Context: Corporate Social Responsibility or CSR was first encouraged as a voluntary contribution by business. Six years ago it evolved into a co-option of the corporate sector to promote inclusiveness in society and now with the amendments in Companies Act 2013, CSR has become an imposition.
More in news: The panel headed by Corporate Affairs Secretary Injeti Srinivas presented the ‘Report of the High Level Committee on CSR’ to the Union Minister of Finance and Corporate Affairs, Smt. Nirmala Sitharaman on 13th August 2019.
Corporate Social Responsibility (CSR):
Corporate Social Responsibility is defined as the voluntary integration of companie’s social and ecological concerns into their business activities and their relationships with their stakeholders. Being socially responsible means not only fully satisfying the applicable legal obligations but also going beyond and investing ‘more’ in human capital, the environment, and stakeholder relations.
The Companies (Amendment) Bill, 2019 and CSR:
- The Companies (Amendment) Bill, 2019 which amends the Companies Act, 2013 was passed in monsoon session have made non-compliance with CSR norms a jailable offence.
- Under the Act, if companies which have to provide for CSR, do not fully spent the funds, they must disclose the reasons for non-spending in their annual report. However, under the Bill, any unspent annual CSR funds must be transferred to one of the funds under Schedule 7 of the Act (e.g., PM Relief Fund) within six months of the financial year.
- Any violation may attract a fine between Rs 50,000 and Rs 25,00,000 and every defaulting officer may be punished with imprisonment of up to three years or fine between Rs 50,000 and Rs 25,00,000, or both.
- Under the provision of bill, if the CSR funds are committed to certain ongoing projects, then the unspent funds will have to be transferred to an Unspent CSR Account within 30 days of the end of the financial year, and spent within three years.
The High Level Committee on CSR:
- The High Level Committee on CSR was constituted in October, 2018 under the Chairmanship of Secretary (Corporate Affairs) to review the existing CSR framework and make recommendations on strengthening the CSR ecosystem, including monitoring implementation and evaluation of outcomes.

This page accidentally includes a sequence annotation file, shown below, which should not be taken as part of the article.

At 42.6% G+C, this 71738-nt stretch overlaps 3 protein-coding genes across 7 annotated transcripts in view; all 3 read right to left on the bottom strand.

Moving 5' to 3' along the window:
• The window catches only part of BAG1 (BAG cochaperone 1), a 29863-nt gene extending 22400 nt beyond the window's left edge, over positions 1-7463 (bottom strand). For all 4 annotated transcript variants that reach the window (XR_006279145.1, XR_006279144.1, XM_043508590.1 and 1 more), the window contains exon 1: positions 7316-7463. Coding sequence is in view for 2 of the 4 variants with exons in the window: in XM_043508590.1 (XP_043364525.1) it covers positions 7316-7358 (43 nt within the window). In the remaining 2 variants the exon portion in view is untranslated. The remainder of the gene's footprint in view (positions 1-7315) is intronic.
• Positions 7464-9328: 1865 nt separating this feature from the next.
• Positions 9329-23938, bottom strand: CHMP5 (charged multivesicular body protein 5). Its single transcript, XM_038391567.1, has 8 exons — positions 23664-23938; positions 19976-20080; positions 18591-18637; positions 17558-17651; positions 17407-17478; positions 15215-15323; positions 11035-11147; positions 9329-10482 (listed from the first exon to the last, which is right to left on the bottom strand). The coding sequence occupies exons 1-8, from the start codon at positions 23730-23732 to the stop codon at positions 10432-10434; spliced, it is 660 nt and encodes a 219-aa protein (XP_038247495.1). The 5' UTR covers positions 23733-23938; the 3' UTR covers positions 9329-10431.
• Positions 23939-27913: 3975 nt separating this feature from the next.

- The main recommendations are:
- making CSR expenditure tax deductible
- provision for carry forward of unspent balance for a period of 3 – 5 years
- aligning Schedule 7 with the SDGs by adopting a SDG plus framework (which would additionally include sports promotion, Senior Citizens’ welfare, welfare of differently abled persons, disaster management and heritage protection
- balancing local area preferences with national priorities
- introducing impact assessment studies for CSR obligation of 5 crore or more
- Registration of implementation agencies on MCA portal.
- developing a CSR exchange portal to connect contributors, beneficiaries and agencies,
- allowing CSR in social benefit bonds
- Promoting social impact companies, and third party assessment of major CSR projects.
- The Committee has emphasized on not treating CSR as a means of resource gap funding for government schemes.
- The Committee discourages passive contribution of CSR into different funds included in Schedule VII of the Act.
- It has emphasized on CSR spending as a board driven process to provide innovative technology based solutions for social problems.
- The Committee has also recommended that companies having CSR prescribed amount below Rs. 50 lakh may be exempted from constituting a CSR Committee.
- The Committee has also recommended that violation of CSR compliance may be made a civil offence and shifted to the penalty regime.
- CSR is a means to partner corporates for social development and such penal provisions are not in harmony with the spirit of CSR.
- CSR should not be treated as another tax on businesses.
- Non-compliance by corporates should be decriminalized and made a civil offence.